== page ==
Stick Season

There’s a marginally popular song today where some guy whines about how it’s stick season in Vermont and that he’s sad because his friends are gone and his girlfriend dumped him. He says he saw her mom and she forgot that he existed and that he’s sad because his dad wasn’t nice and he wishes his girlfriend would come back but maybe it’ll be okay because he’ll just drink until his friends come home for Christmas. Cry me a river, bro. I was thinking of writing a similar song, but mine wasn’t going to be about the fall months it was going to be about the month of February, and I wasn’t going to call it Stick Season I was going to call it Inventory Regurgitation Season. I’m hesitant because the title feels like it won’t find mainstream popularity and without a banjo I don’t think it’ll be all that catchy.

Regardless, that’s what it is right now: Inventory Regurgitation Season. Time to recall the old listings from the prior year and chew on them for a bit. You once called me new and exciting but now reverse peristalsis would suggest you’re just old and sort of digested, or so a line in my song was going to go. It’s February at the lake and this is what we do. We just look for new listings that are often the old listings. We had a nice break from this season over the last several years, because in order to have regurgitated listings you needed listings that failed to sell. Everything sold during the manic years, so we never had a chance to worry about what might happen if the listings returned to market. This year, they’ve returned, and I’m an interested participant in this market typical phenomenon. The only question now is what happens next.

Do these listings, reconstituted and repackaged and sometimes rebranded, sell? Everything sells, so the answer to that question is yes, the only questions left are when will they sell and for how much? Will the market forgive and engage, or will the market take a skeptical look and wonder what might be wrong? After all, for a listing to return to market in the middle of Regurgitation Season it had to fail to sell during the prime season. If a house didn’t quite work in the market in August when the waves wash blue and the white piers stand proud in their cribs, how does that same house look when the waves roll icy and the piers lay strewn on front lawns in loose stacks?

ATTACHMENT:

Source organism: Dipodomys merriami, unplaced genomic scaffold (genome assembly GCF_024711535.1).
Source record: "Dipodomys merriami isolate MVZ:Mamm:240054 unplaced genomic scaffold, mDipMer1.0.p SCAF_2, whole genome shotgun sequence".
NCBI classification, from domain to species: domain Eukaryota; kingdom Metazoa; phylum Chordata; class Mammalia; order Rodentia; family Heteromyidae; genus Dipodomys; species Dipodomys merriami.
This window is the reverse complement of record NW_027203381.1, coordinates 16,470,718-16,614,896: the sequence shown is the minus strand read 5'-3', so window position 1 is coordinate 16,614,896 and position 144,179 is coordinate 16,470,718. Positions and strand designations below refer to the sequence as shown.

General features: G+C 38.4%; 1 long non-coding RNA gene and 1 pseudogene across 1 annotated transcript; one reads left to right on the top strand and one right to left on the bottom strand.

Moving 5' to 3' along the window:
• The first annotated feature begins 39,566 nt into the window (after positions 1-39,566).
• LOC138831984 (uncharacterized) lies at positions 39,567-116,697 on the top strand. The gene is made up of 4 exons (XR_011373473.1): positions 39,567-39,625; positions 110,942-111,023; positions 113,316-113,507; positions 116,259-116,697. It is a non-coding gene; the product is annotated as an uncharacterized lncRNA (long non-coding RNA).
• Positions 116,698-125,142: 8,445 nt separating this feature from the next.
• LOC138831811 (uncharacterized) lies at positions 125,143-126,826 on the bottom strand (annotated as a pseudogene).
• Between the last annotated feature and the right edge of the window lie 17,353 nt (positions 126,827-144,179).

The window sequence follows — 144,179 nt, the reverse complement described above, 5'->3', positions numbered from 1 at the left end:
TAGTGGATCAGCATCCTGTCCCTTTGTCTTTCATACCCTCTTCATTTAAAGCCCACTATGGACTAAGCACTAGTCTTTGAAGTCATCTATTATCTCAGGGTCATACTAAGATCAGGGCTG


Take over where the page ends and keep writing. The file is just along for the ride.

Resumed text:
This return of the undigested inventory isn’t something to be concerned about, as it’s just a reversion to normal market behavior. We’ve forgotten what things were like when the market was normal, and that forgetfulness on our part shouldn’t be construed as a negative sign for the market. Listings sometimes don’t sell, and then they sometimes come back to market the following selling season. February, no matter what it looks like, is the start of our spring selling season. The key now is to watch the market’s response to these properties and see what happens. What normally happens is these sorts of properties tend to sell at discounts when compared to listings that were not previously available. If you’re a buyer, this puts you in a bit of a conundrum. Do you wait for the new inventory that wasn’t already passed around the market? Or do you work to secure value that might be more easily achievable with a piece of aged inventory? It’s your call, but if you’d like some market advice I’m here to help. Look for my new single, Inventory Regurgitation Season, wherever records are sold.

About the Author

I'm David Curry. I write this blog to educate and entertain those who subscribe to the theory that Lake Geneva, Wisconsin is indeed the center of the real estate universe. When I started selling real estate 27 years ago I did so of a desire to one day dominate the activity in the Lake Geneva vacation home market. With over $800,000,000 in sales since January of 2010, that goal is within reach. If I can help you with your Lake Geneva real estate needs, please consider me at your service. Thanks for reading.

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